The Prime Minister replied that Petkov’s sin had not been merely venial but had been a mortal sin because he had distributed copies of his letter to members of the ACC (Allied Control Commission) thus giving the British and Americans an opportunity to intervene between the Bulgarian people and their liberator and proven friend. The Prime Minister added that Petkov would have to answer for his crime before a court of justice. Petkov replied by saying that his resignation was available to the Prime Minister so that the process of his trial might be facilitated by not confronting the court with the problem of trying a Minister of State. The Cabinet session ended with a statement of the Prime Minister that he had taken note of Minister Petkov’s statement, but since then he has not asked Petkov for his resignation in writing. However at yesterday[’]s opening of the FF electoral campaign the four speakers, the Prime Minister[,] Costov the Secretary General of the Communist Party[,] and the Communist stooges Obbov and Neikov, concentrated on making effective the charge of treason against Petkov.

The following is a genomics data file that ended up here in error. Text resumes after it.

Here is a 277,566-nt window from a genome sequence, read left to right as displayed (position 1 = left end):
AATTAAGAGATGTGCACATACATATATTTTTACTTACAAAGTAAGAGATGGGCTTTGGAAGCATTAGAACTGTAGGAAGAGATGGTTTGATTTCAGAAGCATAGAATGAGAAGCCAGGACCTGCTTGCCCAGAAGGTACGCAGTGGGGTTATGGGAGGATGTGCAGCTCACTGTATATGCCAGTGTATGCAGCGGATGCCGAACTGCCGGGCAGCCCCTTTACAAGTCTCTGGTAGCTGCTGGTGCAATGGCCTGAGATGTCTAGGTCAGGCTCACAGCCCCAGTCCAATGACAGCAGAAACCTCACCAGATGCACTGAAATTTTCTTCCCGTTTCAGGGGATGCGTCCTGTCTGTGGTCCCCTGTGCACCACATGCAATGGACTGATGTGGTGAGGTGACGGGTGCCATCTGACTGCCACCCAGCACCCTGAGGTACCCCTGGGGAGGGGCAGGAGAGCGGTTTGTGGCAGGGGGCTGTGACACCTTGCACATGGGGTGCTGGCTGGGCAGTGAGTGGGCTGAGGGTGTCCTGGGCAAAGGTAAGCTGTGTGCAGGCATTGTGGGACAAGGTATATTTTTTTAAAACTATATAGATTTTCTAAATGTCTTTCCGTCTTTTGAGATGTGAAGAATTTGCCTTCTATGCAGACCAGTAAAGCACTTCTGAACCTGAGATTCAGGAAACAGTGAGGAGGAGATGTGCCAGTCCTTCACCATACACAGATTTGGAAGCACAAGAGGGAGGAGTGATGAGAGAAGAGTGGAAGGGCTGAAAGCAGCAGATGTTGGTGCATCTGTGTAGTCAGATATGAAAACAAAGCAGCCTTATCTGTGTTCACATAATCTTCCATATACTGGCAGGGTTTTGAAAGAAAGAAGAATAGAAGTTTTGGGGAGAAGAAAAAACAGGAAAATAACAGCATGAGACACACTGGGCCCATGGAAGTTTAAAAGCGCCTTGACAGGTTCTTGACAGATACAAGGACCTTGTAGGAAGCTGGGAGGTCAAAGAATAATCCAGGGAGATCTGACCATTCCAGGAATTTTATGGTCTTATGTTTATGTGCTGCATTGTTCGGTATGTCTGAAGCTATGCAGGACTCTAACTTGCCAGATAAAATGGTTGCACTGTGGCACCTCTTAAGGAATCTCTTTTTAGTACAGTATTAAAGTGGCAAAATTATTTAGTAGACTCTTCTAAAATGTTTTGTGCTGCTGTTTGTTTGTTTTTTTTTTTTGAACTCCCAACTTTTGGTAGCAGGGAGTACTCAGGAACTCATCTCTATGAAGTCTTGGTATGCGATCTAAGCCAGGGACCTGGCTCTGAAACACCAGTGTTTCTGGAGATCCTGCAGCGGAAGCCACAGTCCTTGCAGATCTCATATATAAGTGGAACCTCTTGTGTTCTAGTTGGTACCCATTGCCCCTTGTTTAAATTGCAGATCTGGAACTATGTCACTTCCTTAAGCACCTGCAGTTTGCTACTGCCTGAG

Yesterday I picnicked clandestinely in nearby mountains with Petkov and his immediate entourage. Bulgarian political leaders either of the FF or those in opposition to it are very chary of appearing publicly to have any intimate ties with the British or ourselves. I found Petkov still full of courage but very fearful that if no sign is [Page 731]forthcoming from the US and UK and particularly from the US, of favorable reaction to his resistance to FF-rigged elections, the independents such as Stoyanov and the Socialist Chesmedjiev, will waiver [waver] in their loyalty to his leadership in this matter. As he said, it is quite impossible to maintain heart in the face of all the pressure that can be brought to bear when all means of public expression are completely controlled by the Communists and Zveno and when at the same time no public encouragement is forthcoming from those countries that declared at Yalta that democratic procedures should be applied to liberated Europe. He told me that he and his associates had been able to file lists of candidates only in 16 of the 23 electoral districts. He said efforts of his followers to file in Varna district had resulted in arrest of over 300 persons. He anticipates that during five day period of delay during which the Govt may change opposition lists, beatings and charges of Fascism will bring about the invalidation of all opposition candidatures except a few which the Govt may desire to maintain in order to sustain argument of the existence of any opposition and therefore that free elections are being offered to the Bulgarian people for the first time in their history. The charge of Fascism against the supporters of Petkov was freely made yesterday by every participant in the opening ceremony of the electoral campaign.